In Michael Yormark's vision for his corner of Broward County, a night on the town would include a big-name concert and a bite to eat or a nightcap with a little gambling. A hotel would be handy for tourists.
Not unlike what's available at the Seminole Hard Rock Hotel & Casino in Hollywood.
But before Yormark's plan for Sunrise could happen, the state Legislature would have to change the rules.
"We need your help to compete on a level playing field in our market," Yormark told the Florida Senate Committee on Gaming in Tallahassee on Monday.
Yormark is the CEO of Sunrise Sports & Entertainment, which operates the BB&T Center, home to the Florida Panthers hockey team. At about 21,000 seats, it's Broward's largest concert venue, drawing events like next week's Jingle Ball with Miley Cyrus and Robin Thicke.
But Yormark says the Seminoles, with their Hard Rock Live concert venue, shops and restaurants, has an unfair advantage in booking musical talent. "The Tribe uses the concerts as a loss leader just to get people into the facility. Then they gamble and go to the restaurants and shopping," he said.
The BB&T Center is near the internationally popular Sawgrass Mills Mall. A hotel-casino in the area would create an entertrainment draw that could compete with Seminole Hard Rock, Yormark said.
Seminole spokesman Gary Bitner noted that Hard Rock Live holds 5,500 patrons.
"They can sell almost four times as many tickets to see a major act," Bitner said. "That divides the market significantly and really to say we're a direct competitor is a stretch."
Sunrise Sports announced in July 2012 it had a partnership with Las Vegas-based Boyd Gaming in its pursuit of a casino. Boyd's Robert Boughner told legislators that the BB&T Center is "a very compelling option" in Florida.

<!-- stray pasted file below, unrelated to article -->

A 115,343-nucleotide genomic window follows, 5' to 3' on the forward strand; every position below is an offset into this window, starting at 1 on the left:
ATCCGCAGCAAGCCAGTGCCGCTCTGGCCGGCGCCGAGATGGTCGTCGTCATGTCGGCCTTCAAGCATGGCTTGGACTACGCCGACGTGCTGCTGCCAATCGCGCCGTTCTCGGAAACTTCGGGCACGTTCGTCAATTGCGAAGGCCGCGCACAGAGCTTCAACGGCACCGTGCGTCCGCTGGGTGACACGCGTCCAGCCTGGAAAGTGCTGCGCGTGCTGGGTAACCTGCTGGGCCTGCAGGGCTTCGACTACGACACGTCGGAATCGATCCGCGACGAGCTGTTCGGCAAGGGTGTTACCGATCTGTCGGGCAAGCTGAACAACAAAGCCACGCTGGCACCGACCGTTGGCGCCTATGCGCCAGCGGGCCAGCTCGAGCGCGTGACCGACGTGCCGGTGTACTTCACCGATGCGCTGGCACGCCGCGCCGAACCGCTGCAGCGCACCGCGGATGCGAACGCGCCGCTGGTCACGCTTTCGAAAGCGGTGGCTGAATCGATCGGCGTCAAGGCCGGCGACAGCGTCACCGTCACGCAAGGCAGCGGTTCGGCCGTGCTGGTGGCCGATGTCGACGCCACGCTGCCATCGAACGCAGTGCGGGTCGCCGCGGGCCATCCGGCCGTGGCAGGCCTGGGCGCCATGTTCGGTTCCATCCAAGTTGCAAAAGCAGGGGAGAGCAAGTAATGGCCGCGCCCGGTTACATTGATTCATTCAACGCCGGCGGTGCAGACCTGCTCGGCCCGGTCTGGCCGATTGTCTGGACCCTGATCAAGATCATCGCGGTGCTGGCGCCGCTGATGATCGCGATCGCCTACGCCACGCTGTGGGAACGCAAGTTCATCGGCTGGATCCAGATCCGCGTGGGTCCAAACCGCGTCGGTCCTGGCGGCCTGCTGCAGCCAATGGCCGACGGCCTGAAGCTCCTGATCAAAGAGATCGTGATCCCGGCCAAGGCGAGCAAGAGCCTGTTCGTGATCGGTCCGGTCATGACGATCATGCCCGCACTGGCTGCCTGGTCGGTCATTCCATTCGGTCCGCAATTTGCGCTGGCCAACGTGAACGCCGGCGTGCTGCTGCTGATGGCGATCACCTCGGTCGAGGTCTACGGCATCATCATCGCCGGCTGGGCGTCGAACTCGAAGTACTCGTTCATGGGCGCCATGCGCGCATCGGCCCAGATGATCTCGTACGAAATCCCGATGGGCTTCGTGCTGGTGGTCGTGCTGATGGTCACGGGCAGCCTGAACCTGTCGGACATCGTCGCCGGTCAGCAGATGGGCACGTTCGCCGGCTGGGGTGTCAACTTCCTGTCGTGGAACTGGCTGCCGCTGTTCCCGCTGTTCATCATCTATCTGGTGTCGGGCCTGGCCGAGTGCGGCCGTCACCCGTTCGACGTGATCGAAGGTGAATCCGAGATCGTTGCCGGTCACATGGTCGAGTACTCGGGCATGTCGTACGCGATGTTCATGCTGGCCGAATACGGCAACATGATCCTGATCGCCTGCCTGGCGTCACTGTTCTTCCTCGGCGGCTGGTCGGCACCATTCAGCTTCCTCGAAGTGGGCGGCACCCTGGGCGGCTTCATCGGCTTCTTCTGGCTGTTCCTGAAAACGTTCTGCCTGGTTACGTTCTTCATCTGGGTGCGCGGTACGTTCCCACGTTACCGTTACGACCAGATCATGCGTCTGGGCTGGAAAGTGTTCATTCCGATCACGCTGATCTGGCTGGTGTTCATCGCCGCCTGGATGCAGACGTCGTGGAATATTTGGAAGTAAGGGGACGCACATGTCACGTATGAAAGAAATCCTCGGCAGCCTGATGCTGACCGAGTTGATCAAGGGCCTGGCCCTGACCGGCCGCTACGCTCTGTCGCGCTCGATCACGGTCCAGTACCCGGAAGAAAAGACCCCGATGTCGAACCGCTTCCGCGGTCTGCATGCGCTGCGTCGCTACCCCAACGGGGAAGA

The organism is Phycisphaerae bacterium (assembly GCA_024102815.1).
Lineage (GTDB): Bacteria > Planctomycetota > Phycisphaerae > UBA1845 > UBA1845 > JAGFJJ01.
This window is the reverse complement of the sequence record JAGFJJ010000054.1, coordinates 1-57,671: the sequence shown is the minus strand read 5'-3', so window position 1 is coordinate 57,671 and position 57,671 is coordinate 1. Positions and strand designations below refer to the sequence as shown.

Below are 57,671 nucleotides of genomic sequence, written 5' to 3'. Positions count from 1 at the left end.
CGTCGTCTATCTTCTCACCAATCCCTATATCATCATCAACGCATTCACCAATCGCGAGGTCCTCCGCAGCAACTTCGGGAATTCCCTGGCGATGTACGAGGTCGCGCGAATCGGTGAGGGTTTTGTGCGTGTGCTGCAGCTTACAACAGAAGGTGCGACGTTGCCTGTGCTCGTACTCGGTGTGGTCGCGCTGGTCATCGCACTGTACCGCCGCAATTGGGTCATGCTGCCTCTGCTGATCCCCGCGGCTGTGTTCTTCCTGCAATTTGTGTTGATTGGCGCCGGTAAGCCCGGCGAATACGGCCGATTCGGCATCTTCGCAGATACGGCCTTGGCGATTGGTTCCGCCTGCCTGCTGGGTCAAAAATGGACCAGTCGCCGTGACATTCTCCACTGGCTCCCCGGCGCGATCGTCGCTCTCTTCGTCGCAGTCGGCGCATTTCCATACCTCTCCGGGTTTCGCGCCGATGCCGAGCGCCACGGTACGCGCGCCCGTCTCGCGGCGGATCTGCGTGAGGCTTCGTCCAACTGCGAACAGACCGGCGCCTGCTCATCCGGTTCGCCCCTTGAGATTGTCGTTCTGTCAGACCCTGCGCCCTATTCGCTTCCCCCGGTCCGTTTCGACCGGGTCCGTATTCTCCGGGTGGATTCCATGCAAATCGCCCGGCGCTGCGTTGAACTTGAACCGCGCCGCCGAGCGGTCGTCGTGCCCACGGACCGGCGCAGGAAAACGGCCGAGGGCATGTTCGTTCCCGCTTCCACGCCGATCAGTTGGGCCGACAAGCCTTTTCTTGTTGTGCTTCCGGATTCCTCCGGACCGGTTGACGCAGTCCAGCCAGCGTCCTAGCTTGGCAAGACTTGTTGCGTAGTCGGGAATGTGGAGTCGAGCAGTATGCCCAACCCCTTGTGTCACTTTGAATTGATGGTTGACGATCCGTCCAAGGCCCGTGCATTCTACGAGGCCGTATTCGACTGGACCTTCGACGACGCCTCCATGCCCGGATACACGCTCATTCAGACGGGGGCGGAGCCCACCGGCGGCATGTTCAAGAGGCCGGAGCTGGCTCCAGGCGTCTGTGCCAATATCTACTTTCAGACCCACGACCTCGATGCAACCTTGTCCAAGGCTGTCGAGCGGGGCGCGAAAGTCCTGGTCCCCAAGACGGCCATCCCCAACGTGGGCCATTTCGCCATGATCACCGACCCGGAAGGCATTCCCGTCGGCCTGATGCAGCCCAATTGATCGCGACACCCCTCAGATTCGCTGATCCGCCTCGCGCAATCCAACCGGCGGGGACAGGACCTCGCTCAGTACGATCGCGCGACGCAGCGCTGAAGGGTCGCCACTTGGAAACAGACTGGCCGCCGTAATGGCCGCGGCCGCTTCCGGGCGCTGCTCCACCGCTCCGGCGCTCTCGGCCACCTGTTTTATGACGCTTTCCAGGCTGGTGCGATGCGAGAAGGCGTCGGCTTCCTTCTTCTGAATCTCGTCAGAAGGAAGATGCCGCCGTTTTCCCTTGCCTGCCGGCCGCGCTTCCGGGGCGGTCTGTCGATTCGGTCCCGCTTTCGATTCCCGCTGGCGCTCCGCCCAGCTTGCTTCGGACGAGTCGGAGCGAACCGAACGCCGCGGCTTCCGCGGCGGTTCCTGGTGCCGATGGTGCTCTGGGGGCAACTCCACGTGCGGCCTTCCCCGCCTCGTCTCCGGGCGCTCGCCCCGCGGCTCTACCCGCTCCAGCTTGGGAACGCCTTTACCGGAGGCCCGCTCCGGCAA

The Senate committee spent the fall listening to all gambling interests as it considers whether to change Florida laws.
"Our No. 1 concern is getting a license for the BB&T Center," Yormark said. "And based on where this situation is, the most likely scenario would be the awarding of additional licenses through the legislature."
Currently, South Florida horse tracks, dog tracks and jai-alai frontons can offer slots, with 35 percent of revenue going to the state. The Seminoles are a sovereign nation and aren't required to pay any tax on state-approved games. But an agreement with the state allows them to exclusively offer blackjack and other table games, and pay the state about 12 percent of their revenues.
Sunrise Sports could support what companies such as the Las Vegas Sands and Genting are calling a destination casino bill — a term Yormark prefers not to use. He notes that Orlando legislators, seeking to protect their state domination of the convention market, have objected to South Florida plans for casino-hotels that could steal their business.
"We're not looking to be a threat to Disney," Yormark said. "That's not the business we want to be in."
Boyd's Boughner said a casino-hotel in Sunrise would not siphon off Orlando's convention business.
"We're talking hotel rooms in the hundreds, not the thousands," Boughner said. Most Orlando conventions require about 2,000 rooms, experts say.
The Senate committee wrapped up its series of five hearings statewide on Monday.
"We're getting much, much closer to the starting line, where we're starting to get some meat on the bones," said chairman Garrett Richter, R-Naples.
Last spring, Richter had asked for a comprehensive gambling study, and the state chose Spectrum Gaming to gather information that included data on horse tracks, dog tracks and jai-alai frontons, Native American casinos, social impacts of gambling and possible impacts destination casinos would have on state revenues. The 464-page report outlined 12 scenarios, ranging from leaving things as they are to full-blown casinos across the state.